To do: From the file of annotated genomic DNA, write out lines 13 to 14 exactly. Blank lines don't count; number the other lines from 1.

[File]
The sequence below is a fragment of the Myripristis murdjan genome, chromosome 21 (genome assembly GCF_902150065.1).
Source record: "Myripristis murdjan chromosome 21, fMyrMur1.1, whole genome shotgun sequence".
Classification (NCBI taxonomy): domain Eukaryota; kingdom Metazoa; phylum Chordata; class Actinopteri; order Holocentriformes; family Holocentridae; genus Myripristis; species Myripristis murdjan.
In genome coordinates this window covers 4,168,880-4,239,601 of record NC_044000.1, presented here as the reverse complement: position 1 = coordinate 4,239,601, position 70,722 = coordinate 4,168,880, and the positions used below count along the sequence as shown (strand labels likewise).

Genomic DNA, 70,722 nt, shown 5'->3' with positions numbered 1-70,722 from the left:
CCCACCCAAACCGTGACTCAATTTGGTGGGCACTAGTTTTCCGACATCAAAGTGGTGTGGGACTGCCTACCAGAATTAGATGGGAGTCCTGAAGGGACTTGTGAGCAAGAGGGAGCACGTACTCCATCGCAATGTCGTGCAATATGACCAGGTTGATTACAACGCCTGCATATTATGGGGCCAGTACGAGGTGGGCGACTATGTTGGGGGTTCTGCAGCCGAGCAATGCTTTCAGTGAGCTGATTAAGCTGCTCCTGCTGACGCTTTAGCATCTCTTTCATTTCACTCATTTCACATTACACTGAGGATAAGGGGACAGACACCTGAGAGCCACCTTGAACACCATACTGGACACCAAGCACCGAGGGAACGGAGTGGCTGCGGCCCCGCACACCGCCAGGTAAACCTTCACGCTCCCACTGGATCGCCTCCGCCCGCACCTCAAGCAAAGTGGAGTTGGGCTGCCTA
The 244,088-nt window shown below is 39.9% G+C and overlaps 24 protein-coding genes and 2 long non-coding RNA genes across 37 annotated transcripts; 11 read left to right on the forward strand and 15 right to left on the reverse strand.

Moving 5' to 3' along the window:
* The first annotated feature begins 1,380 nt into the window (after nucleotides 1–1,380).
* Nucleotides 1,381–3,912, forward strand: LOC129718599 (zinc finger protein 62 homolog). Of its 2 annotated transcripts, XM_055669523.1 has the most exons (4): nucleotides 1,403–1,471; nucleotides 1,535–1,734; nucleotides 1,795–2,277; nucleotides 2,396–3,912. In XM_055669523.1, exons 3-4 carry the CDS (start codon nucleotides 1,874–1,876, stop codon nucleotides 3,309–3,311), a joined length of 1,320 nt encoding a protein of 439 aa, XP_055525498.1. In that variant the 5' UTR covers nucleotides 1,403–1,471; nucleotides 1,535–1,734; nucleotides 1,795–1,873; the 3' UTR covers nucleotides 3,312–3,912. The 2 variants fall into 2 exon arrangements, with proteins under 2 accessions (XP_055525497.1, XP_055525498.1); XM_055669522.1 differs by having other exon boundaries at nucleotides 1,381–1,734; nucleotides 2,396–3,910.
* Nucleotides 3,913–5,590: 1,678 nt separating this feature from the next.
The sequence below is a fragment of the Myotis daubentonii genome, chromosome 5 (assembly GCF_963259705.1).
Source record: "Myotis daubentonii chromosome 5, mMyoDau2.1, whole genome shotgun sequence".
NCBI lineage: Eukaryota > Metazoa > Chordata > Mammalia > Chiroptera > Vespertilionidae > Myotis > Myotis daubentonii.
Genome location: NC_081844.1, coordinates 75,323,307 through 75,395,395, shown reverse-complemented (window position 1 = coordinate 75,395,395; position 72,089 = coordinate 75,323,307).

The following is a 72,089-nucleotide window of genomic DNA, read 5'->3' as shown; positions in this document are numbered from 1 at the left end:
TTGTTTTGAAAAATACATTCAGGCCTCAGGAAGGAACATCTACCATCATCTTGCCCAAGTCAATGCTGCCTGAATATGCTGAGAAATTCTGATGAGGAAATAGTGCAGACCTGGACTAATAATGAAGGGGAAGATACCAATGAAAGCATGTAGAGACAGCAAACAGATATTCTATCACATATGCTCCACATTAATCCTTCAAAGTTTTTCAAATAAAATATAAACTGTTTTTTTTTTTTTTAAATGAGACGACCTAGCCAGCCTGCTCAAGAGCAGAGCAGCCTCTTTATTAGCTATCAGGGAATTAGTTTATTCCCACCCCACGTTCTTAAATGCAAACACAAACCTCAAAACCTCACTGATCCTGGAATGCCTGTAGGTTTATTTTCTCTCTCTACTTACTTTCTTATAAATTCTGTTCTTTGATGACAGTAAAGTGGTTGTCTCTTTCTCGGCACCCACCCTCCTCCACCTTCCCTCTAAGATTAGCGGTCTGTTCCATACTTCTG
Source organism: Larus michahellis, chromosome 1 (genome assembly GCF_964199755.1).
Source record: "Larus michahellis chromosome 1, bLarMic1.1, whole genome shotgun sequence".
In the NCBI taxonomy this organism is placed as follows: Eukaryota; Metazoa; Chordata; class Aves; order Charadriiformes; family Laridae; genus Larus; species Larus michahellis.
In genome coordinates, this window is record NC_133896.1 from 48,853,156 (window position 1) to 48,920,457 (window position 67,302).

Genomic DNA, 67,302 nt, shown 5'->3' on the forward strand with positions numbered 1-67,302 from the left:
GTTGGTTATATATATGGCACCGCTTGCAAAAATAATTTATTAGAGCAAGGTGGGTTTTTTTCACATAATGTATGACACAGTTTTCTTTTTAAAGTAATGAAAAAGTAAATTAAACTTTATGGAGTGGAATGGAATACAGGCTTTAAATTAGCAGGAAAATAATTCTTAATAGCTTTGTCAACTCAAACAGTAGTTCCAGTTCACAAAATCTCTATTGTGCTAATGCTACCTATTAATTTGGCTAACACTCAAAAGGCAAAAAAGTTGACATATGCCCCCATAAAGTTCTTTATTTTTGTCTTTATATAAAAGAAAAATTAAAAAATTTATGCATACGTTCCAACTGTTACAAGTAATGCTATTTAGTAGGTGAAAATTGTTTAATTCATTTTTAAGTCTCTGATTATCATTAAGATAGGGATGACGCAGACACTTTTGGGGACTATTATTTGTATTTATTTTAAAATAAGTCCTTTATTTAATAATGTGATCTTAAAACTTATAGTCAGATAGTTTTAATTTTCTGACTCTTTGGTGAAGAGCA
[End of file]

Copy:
Source record: "Myotis daubentonii chromosome 5, mMyoDau2.1, whole genome shotgun sequence".
NCBI lineage: Eukaryota > Metazoa > Chordata > Mammalia > Chiroptera > Vespertilionidae > Myotis > Myotis daubentonii.